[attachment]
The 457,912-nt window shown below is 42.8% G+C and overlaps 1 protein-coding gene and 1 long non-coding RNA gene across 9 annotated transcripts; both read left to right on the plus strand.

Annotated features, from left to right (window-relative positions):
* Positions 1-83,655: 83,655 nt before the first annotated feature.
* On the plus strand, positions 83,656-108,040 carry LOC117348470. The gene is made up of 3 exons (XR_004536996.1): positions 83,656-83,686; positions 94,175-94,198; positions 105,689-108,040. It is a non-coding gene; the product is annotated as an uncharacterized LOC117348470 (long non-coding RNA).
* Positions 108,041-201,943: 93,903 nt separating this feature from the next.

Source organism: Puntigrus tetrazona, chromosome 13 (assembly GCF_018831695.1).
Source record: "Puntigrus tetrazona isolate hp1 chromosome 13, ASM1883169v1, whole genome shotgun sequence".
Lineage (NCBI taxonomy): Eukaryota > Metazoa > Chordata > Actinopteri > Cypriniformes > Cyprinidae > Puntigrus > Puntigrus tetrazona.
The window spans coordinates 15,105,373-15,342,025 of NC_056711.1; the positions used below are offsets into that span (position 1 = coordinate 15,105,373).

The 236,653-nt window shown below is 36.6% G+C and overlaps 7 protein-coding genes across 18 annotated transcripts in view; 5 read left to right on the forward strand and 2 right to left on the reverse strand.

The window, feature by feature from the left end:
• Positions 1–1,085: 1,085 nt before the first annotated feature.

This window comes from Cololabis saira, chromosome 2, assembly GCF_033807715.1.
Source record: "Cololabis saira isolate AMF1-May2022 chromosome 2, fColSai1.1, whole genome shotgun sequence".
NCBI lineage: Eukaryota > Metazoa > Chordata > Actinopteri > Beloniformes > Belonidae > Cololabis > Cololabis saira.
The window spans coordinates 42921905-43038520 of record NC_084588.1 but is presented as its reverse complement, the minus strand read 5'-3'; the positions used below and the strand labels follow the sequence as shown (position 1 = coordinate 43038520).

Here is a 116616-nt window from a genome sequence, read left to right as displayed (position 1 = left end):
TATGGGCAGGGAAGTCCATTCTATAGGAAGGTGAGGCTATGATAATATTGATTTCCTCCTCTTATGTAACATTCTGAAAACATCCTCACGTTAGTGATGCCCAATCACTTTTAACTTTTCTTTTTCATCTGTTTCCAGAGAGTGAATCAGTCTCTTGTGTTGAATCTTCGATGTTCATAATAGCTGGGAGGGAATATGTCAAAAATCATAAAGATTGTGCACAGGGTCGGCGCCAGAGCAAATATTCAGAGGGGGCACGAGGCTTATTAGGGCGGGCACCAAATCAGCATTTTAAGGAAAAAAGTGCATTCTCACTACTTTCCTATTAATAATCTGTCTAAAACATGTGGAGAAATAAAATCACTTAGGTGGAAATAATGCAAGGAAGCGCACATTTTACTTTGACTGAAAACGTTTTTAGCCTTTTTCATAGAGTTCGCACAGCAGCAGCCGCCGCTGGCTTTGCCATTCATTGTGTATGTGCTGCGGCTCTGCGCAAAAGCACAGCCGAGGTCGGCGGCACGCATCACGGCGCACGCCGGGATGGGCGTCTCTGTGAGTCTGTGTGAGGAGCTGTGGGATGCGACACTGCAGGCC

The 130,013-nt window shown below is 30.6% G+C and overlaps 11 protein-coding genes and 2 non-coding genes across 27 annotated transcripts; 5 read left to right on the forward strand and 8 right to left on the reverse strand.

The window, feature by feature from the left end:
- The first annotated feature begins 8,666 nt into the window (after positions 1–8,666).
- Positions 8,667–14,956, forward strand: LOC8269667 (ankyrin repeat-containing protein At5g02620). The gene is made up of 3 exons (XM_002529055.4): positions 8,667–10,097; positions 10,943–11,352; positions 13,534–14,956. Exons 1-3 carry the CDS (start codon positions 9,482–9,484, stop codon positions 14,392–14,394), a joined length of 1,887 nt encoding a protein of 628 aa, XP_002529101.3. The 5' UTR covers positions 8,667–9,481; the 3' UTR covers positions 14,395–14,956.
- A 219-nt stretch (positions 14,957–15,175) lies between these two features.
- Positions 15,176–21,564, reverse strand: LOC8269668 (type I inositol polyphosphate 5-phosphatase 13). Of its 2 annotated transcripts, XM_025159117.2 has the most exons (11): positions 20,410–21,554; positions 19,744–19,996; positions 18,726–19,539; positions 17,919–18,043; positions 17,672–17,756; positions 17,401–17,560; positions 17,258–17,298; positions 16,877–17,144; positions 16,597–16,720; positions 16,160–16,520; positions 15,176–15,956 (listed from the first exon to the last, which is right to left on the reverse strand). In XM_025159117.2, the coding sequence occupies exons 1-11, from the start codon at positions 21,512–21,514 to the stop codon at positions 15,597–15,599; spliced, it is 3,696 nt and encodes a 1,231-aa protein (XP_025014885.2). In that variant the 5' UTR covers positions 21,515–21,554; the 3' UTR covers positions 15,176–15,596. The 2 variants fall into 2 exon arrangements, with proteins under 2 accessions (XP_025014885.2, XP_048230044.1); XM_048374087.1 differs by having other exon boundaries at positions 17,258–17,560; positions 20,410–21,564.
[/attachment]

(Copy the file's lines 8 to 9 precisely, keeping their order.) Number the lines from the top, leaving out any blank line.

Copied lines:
Lineage (NCBI taxonomy): Eukaryota > Metazoa > Chordata > Actinopteri > Cypriniformes > Cyprinidae > Puntigrus > Puntigrus tetrazona.
The window spans coordinates 15,105,373-15,342,025 of NC_056711.1; the positions used below are offsets into that span (position 1 = coordinate 15,105,373).